Jordana Cepelewicz

Staff Writer

Art for "In the Nucleus, Genes’ Activity Might Depend on Their Position"
cell biology

In the Nucleus, Genes’ Activity Might Depend on Their Location

Using a new CRISPR-based technique, researchers are examining how the position of DNA within the nucleus affects gene expression and cell function.

Art for "Scientists Learn the Ropes on Tying Molecular Knots"
chemistry

Scientists Learn the Ropes on Tying Molecular Knots

As chemists tie the most complicated molecular knot yet, biophysicists create a “periodic table” that describes what kinds of knots are possible.

Photo of Renee Reijo Pera
Q&A

In the Ticking of the Embryonic Clock, She Finds Answers

Renee Reijo Pera has spent decades uncovering how the timing of embryonic development contributes to health and disease.

EMBRYO TAIL IN TRANSITION
Abstractions blog

‘Traffic Jams’ of Cells Help to Sculpt Embryos

By measuring mechanical forces inside an embryo for the first time, researchers have shown how a physical “jamming” mechanism assists development.

Art for "New AI Strategy Mimics How Brains Learn to Smell"
artificial intelligence

New AI Strategy Mimics How Brains Learn to Smell

Machine learning techniques are commonly based on how the visual system processes information. To beat their limitations, scientists are drawing inspiration from the sense of smell.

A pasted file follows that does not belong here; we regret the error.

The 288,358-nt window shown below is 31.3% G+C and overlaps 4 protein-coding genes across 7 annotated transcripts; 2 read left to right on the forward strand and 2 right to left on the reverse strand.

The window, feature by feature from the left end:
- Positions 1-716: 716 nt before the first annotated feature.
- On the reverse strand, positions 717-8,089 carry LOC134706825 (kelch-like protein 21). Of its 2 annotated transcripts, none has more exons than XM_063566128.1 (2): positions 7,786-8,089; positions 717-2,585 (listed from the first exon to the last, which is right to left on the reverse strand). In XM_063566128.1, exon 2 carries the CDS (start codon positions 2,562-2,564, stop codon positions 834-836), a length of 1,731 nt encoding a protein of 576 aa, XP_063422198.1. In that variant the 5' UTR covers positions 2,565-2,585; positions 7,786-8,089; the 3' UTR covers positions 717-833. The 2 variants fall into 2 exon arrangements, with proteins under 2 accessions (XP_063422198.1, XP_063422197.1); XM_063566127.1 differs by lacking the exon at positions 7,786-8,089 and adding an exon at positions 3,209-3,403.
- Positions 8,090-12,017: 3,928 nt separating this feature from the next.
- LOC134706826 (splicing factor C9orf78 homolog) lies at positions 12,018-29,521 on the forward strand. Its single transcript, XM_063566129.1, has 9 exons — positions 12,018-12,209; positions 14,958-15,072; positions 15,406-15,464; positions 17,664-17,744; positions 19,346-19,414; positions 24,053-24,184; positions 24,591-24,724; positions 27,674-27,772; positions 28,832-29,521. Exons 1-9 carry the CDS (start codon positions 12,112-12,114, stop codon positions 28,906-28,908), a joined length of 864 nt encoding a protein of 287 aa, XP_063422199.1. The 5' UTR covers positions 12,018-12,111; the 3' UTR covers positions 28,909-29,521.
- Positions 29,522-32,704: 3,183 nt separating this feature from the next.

Art for "To Heal Some Wounds, Adult Cells Turn More Fetal"
developmental biology

To Heal Some Wounds, Adult Cells Turn More Fetal

Once again, body cells reveal unexpected plasticity: In a newly discovered type of wound healing, which some researchers call “paligenosis,” adult cells revert to a more fetal state.

Abstractions blog

How Insulin Helped Create Ant Societies

Evolution may have coopted an ancient metabolic mechanism to set social insects on the path toward one of the most puzzling behaviors found in nature.

Abstractions blog

Why Nature Prefers Couples, Even for Yeast

Some species have the equivalent of many more than two sexes, but most do not. A new model suggests the reason depends on how often they mate.

Art for "To Make Sense of the Present, Brains May Predict the Future"
neuroscience

To Make Sense of the Present, Brains May Predict the Future

A controversial theory suggests that perception, motor control, memory and other brain functions all depend on comparisons between ongoing actual experiences and the brain’s modeled expectations.

About the author

Jordana Cepelewicz is a staff writer at Quanta Magazine who covers biology. Her writing about mathematics, neuroscience and other subjects has also appeared in Nautilus and Scientific American. Before entering the world of science reporting, Jordana did editorial work at Harper’s MagazinePolitico and Tea Leaf Nation. She graduated from Yale University in 2015 with bachelor’s degrees in mathematics and comparative literature.